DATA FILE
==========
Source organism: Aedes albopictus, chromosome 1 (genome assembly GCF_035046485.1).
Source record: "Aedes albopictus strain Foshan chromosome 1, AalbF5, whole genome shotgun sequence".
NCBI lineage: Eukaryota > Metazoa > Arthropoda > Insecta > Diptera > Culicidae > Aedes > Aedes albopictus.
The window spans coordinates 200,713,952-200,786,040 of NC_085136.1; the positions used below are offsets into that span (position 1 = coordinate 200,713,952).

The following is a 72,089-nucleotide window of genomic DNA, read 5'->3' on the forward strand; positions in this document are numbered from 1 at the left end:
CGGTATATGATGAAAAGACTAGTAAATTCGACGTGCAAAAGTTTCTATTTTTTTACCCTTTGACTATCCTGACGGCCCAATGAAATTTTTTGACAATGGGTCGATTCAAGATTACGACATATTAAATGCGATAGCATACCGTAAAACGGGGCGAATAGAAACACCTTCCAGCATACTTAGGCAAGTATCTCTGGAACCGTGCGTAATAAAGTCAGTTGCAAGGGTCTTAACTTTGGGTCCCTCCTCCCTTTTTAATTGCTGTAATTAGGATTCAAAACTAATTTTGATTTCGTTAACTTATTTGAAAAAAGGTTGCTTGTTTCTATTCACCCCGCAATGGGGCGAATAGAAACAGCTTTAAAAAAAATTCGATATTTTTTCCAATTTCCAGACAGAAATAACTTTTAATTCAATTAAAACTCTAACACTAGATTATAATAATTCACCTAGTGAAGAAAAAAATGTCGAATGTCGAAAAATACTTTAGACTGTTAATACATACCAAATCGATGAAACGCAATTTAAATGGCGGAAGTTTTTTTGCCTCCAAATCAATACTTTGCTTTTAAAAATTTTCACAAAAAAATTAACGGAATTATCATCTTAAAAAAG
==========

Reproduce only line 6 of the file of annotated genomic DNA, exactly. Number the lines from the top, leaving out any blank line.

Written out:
CGGTATATGATGAAAAGACTAGTAAATTCGACGTGCAAAAGTTTCTATTTTTTTACCCTTTGACTATCCTGACGGCCCAATGAAATTTTTTGACAATGGGTCGATTCAAGATTACGACATATTAAATGCGATAGCATACCGTAAAACGGGGCGAATAGAAACACCTTCCAGCATACTTAGGCAAGTATCTCTGGAACCGTGCGTAATAAAGTCAGTTGCAAGGGTCTTAACTTTGGGTCCCTCCTCCCTTTTTAATTGCTGTAATTAGGATTCAAAACTAATTTTGATTTCGTTAACTTATTTGAAAAAAGGTTGCTTGTTTCTATTCACCCCGCAATGGGGCGAATAGAAACAGCTTTAAAAAAAATTCGATATTTTTTCCAATTTCCAGACAGAAATAACTTTTAATTCAATTAAAACTCTAACACTAGATTATAATAATTCACCTAGTGAAGAAAAAAATGTCGAATGTCGAAAAATACTTTAGACTGTTAATACATACCAAATCGATGAAACGCAATTTAAATGGCGGAAGTTTTTTTGCCTCCAAATCAATACTTTGCTTTTAAAAATTTTCACAAAAAAATTAACGGAATTATCATCTTAAAAAAG